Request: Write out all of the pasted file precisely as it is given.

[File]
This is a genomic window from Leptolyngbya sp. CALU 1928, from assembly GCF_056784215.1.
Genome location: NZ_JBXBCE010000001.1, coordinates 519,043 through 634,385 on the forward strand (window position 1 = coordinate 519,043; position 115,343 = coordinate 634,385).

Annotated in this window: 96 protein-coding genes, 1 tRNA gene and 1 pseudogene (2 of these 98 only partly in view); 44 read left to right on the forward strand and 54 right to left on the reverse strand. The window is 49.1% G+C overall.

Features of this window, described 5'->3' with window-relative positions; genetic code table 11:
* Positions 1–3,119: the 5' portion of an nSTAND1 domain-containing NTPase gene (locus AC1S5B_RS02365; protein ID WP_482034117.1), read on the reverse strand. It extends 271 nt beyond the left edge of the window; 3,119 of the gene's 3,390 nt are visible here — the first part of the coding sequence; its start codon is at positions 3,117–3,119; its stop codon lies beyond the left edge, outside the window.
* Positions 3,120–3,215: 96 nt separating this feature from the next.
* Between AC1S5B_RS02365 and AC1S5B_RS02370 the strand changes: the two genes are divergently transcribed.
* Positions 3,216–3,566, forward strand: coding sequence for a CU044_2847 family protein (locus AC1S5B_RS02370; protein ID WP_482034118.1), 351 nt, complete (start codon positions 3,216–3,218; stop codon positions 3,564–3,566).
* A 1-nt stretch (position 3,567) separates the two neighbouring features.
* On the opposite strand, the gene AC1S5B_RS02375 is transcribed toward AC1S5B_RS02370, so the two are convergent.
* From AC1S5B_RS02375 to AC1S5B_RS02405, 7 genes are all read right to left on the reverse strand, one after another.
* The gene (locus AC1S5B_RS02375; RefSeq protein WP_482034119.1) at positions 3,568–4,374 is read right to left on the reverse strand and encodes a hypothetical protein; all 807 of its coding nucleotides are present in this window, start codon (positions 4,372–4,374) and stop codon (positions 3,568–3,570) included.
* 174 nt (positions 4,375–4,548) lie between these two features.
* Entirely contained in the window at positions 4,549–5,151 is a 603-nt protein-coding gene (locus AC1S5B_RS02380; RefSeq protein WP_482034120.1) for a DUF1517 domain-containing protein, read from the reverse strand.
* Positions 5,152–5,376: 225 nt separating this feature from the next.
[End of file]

This is a genomic window from Leptolyngbya sp. CALU 1928, from assembly GCF_056784215.1.
Genome location: NZ_JBXBCE010000001.1, coordinates 519,043 through 634,385 on the forward strand (window position 1 = coordinate 519,043; position 115,343 = coordinate 634,385).

Annotated in this window: 96 protein-coding genes, 1 tRNA gene and 1 pseudogene (2 of these 98 only partly in view); 44 read left to right on the forward strand and 54 right to left on the reverse strand. The window is 49.1% G+C overall.

Features of this window, described 5'->3' with window-relative positions; genetic code table 11:
* Positions 1–3,119: the 5' portion of an nSTAND1 domain-containing NTPase gene (locus AC1S5B_RS02365; protein ID WP_482034117.1), read on the reverse strand. It extends 271 nt beyond the left edge of the window; 3,119 of the gene's 3,390 nt are visible here — the first part of the coding sequence; its start codon is at positions 3,117–3,119; its stop codon lies beyond the left edge, outside the window.
* Positions 3,120–3,215: 96 nt separating this feature from the next.
* Between AC1S5B_RS02365 and AC1S5B_RS02370 the strand changes: the two genes are divergently transcribed.
* Positions 3,216–3,566, forward strand: coding sequence for a CU044_2847 family protein (locus AC1S5B_RS02370; protein ID WP_482034118.1), 351 nt, complete (start codon positions 3,216–3,218; stop codon positions 3,564–3,566).
* A 1-nt stretch (position 3,567) separates the two neighbouring features.
* On the opposite strand, the gene AC1S5B_RS02375 is transcribed toward AC1S5B_RS02370, so the two are convergent.
* From AC1S5B_RS02375 to AC1S5B_RS02405, 7 genes are all read right to left on the reverse strand, one after another.
* The gene (locus AC1S5B_RS02375; RefSeq protein WP_482034119.1) at positions 3,568–4,374 is read right to left on the reverse strand and encodes a hypothetical protein; all 807 of its coding nucleotides are present in this window, start codon (positions 4,372–4,374) and stop codon (positions 3,568–3,570) included.
* 174 nt (positions 4,375–4,548) lie between these two features.
* Entirely contained in the window at positions 4,549–5,151 is a 603-nt protein-coding gene (locus AC1S5B_RS02380; RefSeq protein WP_482034120.1) for a DUF1517 domain-containing protein, read from the reverse strand.
* Positions 5,152–5,376: 225 nt separating this feature from the next.